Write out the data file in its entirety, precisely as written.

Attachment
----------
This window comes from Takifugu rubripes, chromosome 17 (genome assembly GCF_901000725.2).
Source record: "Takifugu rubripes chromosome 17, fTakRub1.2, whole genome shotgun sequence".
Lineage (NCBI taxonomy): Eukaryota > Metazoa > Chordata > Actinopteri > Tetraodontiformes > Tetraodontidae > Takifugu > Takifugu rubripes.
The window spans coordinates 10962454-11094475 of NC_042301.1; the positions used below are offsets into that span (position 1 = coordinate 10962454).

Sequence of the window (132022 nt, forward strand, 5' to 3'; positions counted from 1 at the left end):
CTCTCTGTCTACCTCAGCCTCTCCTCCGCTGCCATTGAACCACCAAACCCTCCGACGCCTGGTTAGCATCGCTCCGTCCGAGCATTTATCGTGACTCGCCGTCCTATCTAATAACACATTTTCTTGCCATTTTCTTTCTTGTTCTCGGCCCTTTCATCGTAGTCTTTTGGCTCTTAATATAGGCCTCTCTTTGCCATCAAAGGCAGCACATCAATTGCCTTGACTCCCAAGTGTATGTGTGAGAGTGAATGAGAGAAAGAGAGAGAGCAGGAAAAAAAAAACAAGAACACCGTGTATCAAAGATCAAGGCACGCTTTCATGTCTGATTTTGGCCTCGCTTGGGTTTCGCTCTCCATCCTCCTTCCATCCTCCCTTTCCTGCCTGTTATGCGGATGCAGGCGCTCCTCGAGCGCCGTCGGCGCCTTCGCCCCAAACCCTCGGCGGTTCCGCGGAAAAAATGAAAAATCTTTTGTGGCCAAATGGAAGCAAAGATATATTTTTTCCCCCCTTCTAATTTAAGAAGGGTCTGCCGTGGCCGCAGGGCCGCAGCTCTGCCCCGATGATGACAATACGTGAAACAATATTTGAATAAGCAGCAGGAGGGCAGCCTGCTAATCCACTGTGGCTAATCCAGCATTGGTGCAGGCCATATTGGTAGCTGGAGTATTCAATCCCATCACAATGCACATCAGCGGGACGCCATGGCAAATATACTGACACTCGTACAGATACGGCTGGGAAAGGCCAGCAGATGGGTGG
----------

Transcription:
This window comes from Takifugu rubripes, chromosome 17 (genome assembly GCF_901000725.2).
Source record: "Takifugu rubripes chromosome 17, fTakRub1.2, whole genome shotgun sequence".
Lineage (NCBI taxonomy): Eukaryota > Metazoa > Chordata > Actinopteri > Tetraodontiformes > Tetraodontidae > Takifugu > Takifugu rubripes.
The window spans coordinates 10962454-11094475 of NC_042301.1; the positions used below are offsets into that span (position 1 = coordinate 10962454).

Sequence of the window (132022 nt, forward strand, 5' to 3'; positions counted from 1 at the left end):
CTCTCTGTCTACCTCAGCCTCTCCTCCGCTGCCATTGAACCACCAAACCCTCCGACGCCTGGTTAGCATCGCTCCGTCCGAGCATTTATCGTGACTCGCCGTCCTATCTAATAACACATTTTCTTGCCATTTTCTTTCTTGTTCTCGGCCCTTTCATCGTAGTCTTTTGGCTCTTAATATAGGCCTCTCTTTGCCATCAAAGGCAGCACATCAATTGCCTTGACTCCCAAGTGTATGTGTGAGAGTGAATGAGAGAAAGAGAGAGAGCAGGAAAAAAAAAACAAGAACACCGTGTATCAAAGATCAAGGCACGCTTTCATGTCTGATTTTGGCCTCGCTTGGGTTTCGCTCTCCATCCTCCTTCCATCCTCCCTTTCCTGCCTGTTATGCGGATGCAGGCGCTCCTCGAGCGCCGTCGGCGCCTTCGCCCCAAACCCTCGGCGGTTCCGCGGAAAAAATGAAAAATCTTTTGTGGCCAAATGGAAGCAAAGATATATTTTTTCCCCCCTTCTAATTTAAGAAGGGTCTGCCGTGGCCGCAGGGCCGCAGCTCTGCCCCGATGATGACAATACGTGAAACAATATTTGAATAAGCAGCAGGAGGGCAGCCTGCTAATCCACTGTGGCTAATCCAGCATTGGTGCAGGCCATATTGGTAGCTGGAGTATTCAATCCCATCACAATGCACATCAGCGGGACGCCATGGCAAATATACTGACACTCGTACAGATACGGCTGGGAAAGGCCAGCAGATGGGTGG